I spent this afternoon cleaning up my office. Again. If I just get rid of furniture and books and papers I don’t need, I’ll feel better. The room will be clean and neat and open…. Perhaps I’ll add some plants. And yet as much as I love the clean atmosphere, it never seems to give me the inner freedom of spirit I need to carry out my online ministry with the artistic and spiritual creativity I so long for.
Something more is needed in the mix.
- What do you try to rearrange in your own life and schedule and ambient in order to find the inner peace that might set your spirit free?
- What works for you?
- What leaves you looking for something else?
One of my favorite spiritual authors, the friend I’ve known the longest in my life, is Jean Pierre de Caussade. When I consulted him (after I cleaned my office and threw out everything I didn’t need), this is what he told me. I found his advice in Inner Peace: Classic Wisdom from Jean Pierre de Caussade. It was a letter he wrote to someone commiserating with him after he’d been reassigned from a very quiet and contemplative ministry as spiritual director of the Nuns of the Visitation reassigned to a number of administrative responsibilities in various institutions in the south of France. Caussade was experiencing more and more difficulty with his eyes. He bore this blindness with courageous fortitude and in the spirit of his own great principle of self-abandonment to the will of God.
The letter that spoke to me was written during this active period of his life, after his transfer from being the spiritual director at the Visitation Monastery:
My dear Sister,
I am touched by your desire to share in my trials, but I am happy in being able to reassure you. It is true that, at first, I felt a keen pain at finding myself loaded with a multitude of business affairs and other cares quite contrary to my attraction for silence and solitude; but notice how Divine Providence has arranged things.
God has given me the grace not to attach myself to any of these affairs; therefore, my spirit is always at liberty. I recommend the success of them to his Fatherly care, and this is why nothing distresses me. Things often go perfectly and then I return thanks to God for it, but sometimes everything goes wrong and I bless him for that equally and offer it to him as a sacrifice. Once this sacrifice is made God puts everything right. Already this good Master has, more than once, given me these pleasant surprises. As regards having time to myself, I have more here than elsewhere. Visits are rare now, because I only go where duty obliges me or necessity calls me. God has given me the grace not to care how discontented people are with me for following my own bent. It is he alone who we ought to have any great interest in pleasing. As long as he is satisfied, that is enough for us all; other things are a mere nothing.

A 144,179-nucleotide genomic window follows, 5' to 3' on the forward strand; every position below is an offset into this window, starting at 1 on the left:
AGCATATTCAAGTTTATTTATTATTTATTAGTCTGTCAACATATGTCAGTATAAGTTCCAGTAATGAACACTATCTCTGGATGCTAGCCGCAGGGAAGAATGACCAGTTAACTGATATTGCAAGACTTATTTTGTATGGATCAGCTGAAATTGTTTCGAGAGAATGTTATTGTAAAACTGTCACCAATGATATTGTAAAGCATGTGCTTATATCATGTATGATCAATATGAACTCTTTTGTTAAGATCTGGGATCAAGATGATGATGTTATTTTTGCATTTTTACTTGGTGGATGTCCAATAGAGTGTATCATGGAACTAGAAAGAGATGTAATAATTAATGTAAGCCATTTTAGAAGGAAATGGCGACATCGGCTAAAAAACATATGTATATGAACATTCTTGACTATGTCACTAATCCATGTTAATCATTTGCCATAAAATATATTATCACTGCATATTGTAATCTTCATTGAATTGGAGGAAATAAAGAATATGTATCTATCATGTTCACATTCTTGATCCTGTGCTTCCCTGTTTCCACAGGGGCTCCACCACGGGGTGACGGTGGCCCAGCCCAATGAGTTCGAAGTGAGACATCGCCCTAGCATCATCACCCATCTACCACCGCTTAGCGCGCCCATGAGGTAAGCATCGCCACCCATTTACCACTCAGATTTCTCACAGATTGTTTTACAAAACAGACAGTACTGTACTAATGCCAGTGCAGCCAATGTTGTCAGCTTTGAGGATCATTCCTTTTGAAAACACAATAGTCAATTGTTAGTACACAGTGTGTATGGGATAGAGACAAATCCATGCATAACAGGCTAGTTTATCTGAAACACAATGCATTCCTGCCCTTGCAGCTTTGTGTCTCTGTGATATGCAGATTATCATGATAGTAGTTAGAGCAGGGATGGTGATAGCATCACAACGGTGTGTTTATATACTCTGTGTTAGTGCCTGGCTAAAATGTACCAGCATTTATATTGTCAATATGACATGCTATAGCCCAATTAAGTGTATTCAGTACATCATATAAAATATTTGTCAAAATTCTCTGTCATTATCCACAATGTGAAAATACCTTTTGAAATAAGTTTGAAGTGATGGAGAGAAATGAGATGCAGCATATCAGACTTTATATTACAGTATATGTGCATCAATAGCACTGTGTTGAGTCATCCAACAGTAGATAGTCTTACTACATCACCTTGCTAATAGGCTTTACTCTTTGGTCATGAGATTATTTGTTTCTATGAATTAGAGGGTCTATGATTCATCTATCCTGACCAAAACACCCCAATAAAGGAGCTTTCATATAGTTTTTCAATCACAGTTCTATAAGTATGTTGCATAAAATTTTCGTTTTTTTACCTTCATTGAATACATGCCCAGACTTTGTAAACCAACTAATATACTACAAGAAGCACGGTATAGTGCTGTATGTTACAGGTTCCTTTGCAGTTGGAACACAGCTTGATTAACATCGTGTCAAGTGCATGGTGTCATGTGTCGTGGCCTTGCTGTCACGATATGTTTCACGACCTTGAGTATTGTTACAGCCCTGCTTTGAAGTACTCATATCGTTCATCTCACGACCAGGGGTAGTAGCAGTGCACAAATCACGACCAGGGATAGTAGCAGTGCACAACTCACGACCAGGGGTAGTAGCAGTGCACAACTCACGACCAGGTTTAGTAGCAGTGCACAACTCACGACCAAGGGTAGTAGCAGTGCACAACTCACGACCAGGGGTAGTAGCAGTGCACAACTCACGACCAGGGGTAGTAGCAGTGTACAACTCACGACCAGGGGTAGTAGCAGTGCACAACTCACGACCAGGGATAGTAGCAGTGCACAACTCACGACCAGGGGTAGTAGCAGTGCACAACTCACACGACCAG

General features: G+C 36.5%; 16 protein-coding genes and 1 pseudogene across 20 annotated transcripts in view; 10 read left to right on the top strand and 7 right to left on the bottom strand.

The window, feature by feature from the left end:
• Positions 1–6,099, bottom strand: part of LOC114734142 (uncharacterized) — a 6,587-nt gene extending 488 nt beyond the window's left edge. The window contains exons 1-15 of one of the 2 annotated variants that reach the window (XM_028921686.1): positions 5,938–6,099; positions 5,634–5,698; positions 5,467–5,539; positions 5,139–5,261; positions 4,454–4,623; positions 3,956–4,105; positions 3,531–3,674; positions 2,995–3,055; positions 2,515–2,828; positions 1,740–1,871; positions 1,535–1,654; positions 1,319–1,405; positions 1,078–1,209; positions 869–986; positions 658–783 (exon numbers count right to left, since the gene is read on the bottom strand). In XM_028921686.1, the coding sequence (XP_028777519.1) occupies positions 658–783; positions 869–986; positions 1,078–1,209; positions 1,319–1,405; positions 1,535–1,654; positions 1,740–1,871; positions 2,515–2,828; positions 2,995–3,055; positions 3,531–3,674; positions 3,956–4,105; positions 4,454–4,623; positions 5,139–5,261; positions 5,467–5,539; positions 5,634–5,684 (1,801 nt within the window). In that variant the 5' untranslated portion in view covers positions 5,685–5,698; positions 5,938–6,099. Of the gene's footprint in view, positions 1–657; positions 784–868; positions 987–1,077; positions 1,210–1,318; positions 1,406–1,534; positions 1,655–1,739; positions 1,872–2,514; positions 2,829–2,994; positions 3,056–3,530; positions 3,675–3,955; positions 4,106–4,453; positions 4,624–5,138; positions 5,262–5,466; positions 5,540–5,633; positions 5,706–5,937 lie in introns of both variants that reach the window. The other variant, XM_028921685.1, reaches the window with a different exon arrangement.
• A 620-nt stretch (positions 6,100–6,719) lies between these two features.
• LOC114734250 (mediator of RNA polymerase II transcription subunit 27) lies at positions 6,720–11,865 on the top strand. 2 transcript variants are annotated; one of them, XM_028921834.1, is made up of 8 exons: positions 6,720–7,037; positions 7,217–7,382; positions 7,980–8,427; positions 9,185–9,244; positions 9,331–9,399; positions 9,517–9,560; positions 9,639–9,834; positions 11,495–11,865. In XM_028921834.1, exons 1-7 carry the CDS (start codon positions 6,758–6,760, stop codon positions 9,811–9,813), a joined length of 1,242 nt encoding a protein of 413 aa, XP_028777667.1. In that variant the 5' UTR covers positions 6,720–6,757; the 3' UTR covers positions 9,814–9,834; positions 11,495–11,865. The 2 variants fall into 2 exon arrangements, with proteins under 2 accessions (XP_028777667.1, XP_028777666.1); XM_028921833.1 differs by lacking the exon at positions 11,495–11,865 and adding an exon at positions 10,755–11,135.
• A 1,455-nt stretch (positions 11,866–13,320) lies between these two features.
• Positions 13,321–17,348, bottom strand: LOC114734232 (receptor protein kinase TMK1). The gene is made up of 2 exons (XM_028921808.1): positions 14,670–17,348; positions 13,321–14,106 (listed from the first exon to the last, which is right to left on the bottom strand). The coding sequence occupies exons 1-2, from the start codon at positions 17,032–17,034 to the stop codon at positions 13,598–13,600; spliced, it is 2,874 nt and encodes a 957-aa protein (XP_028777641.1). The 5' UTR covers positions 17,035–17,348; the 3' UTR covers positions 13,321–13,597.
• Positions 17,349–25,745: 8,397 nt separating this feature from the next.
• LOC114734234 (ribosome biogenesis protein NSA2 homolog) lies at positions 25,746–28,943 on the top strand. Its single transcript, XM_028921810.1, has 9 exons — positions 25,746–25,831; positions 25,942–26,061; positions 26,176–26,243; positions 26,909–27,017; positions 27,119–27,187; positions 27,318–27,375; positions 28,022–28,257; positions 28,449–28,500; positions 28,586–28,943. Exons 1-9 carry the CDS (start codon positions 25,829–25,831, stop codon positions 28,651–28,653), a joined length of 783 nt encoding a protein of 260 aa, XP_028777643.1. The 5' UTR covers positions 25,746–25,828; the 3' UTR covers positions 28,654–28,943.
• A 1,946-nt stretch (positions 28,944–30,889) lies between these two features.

—Excerpt from an undated letter to an unknown recipient.
Ever since I first read Caussade as a new professed sister in the 80s, I’ve appreciated his teaching on holiness. We grow in holiness first through fidelity to our responsibilities in life and to the duties of our state in life, and secondly when we abandon ourselves entirely to the mysterious way Divine Providence ripens our spirit over time.
His secret is simple. Be faithful to the sacrament of the present moment. In each new moment that presents itself to us, God reveals his love, his protective care. Just as in a sacrament our eyes are not able to see what is truly happening, so in each moment we have to admit humbly that we cannot comprehend the workings of God’s divine Providence in our life. We can only believe and abandon ourselves with trust.
Here are three habits to stop doing in order to be able to live the sacrament of the present moment:
#1: Stop striving to create the most pleasant outcome and avoid unpleasant ones.
As fallen creatures, sons and daughters of Adam and Eve, we are overwhelmed by the intensity of our disordered passions. Attraction to what gives us pleasure and aversion to what is unpleasant become the scale upon which we weigh our decisions. It is the rare person who says day in and day out: “Even though I don’t like it, I will do it because it is right.” It’s hard, but in a letter to Sister Marie Thérèse de Vioménil, Caussade acknowledges he has no remedy to offer that might lighten the burden on her heart, but this: a simple acquiescence, a humble fiat, a yes which she may say in the depths of her heart, so deep she may not know she has said it. This, he says to her, will be enough to sanctify you. You cannot imagine how many excellent acts are contained in that yes. “It is a greater grace for you than you think.”
In this regard, I like to picture a child. There are moments when the child is completely happy to sleep in the arms of its mother. There are others when the same sweet child is throwing a temper tantrum to get what she needs or wants. Still, the mother’s love is able to encompass both realities: the beautiful and the challenging. It’s all a part of mothering. I believe it is the same for God.